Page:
Even the name “Baker City” has gone through big changes. In 1911 residents dropped “city” from the name, deciding that it sounded too quaint. In 1990, citizens voted to go back to the original name (although you still hear longtime residents refer to the community as simply “Baker.”)
Today, Baker City is a town working to embrace its dynamic history while also forging a new economic path. The community is working to bring tourism to downtown with its brick storefronts, an historic (and possibily haunted) hotel, and old, opulent buildings. The natural beauty of the nearby Wallowa Mountains and Anthony Lakes ski resort give visitors a reason to stop in, too, and the community is also working to brand itself as a destination for cyclists. There are festivals and arts events year-round in this community, like the annual Great Salt Lick Contest or the short film festival that happens each June.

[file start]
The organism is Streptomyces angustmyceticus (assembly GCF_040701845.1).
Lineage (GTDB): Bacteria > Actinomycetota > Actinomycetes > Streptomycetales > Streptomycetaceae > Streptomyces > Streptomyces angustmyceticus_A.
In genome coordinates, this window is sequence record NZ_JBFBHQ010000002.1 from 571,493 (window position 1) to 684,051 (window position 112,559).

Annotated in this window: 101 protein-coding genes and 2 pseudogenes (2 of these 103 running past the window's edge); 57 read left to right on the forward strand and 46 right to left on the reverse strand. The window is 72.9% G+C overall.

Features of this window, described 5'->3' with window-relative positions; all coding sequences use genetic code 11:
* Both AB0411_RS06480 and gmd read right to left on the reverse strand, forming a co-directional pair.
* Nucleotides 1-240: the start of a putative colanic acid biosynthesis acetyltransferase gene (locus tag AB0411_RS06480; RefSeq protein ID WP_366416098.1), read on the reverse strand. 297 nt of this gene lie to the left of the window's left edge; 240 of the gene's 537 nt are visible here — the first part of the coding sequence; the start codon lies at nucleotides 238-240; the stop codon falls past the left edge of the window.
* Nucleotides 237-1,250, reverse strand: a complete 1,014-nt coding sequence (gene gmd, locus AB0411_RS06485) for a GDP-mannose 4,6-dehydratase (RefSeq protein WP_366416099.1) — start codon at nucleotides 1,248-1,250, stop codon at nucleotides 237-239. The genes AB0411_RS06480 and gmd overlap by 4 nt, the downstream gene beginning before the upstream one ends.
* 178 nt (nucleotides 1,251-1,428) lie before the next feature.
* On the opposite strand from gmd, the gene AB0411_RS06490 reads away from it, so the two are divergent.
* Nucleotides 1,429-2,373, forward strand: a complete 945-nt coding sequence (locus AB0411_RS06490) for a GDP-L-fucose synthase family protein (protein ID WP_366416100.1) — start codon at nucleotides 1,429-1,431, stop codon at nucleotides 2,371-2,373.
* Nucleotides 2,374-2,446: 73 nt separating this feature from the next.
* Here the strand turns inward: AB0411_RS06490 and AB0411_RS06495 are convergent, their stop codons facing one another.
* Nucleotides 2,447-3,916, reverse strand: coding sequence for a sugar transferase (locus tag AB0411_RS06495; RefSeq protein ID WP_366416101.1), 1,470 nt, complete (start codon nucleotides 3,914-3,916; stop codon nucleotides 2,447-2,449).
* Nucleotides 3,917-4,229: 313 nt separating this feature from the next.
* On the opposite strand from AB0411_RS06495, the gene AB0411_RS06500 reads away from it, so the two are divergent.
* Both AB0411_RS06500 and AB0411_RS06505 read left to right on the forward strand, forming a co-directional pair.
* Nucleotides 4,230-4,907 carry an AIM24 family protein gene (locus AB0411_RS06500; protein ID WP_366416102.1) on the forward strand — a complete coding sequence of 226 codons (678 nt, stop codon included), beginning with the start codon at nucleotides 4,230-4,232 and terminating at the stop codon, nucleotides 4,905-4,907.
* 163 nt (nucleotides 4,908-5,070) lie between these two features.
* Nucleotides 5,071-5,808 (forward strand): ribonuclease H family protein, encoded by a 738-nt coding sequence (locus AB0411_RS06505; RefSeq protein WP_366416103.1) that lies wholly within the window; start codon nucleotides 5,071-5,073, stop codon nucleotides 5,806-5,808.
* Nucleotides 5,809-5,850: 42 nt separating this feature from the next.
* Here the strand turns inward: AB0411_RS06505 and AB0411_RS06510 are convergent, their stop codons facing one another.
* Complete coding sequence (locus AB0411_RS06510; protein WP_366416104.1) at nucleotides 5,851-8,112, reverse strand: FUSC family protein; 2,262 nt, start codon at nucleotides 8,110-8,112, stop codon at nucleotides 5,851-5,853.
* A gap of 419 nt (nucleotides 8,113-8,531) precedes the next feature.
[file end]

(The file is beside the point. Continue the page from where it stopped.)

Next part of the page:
Baker City is not near any metropolitan areas, which means it’s a place that attracts people who really want to live there. As Baker City resident Ann Mehaffy says, people live in Baker either because they grew up there and they know it and love it, or because they’re “city runaways who are looking for a sense of authenticity, history and community.”
Are you from Baker City? Have you visited? What should people know about this historic community? What questions do you have about Baker City?
We’ve put together a companion website for the Our Town series. Head over there to check out our interactive map which includes interviews and photographs of the people and places of Baker City. Come back to this page to share your thoughts and opinions.
Here are some pictures from Thursday’s show at the Bull Ridge Brew Pub in Baker City. Photos by Vince Patton.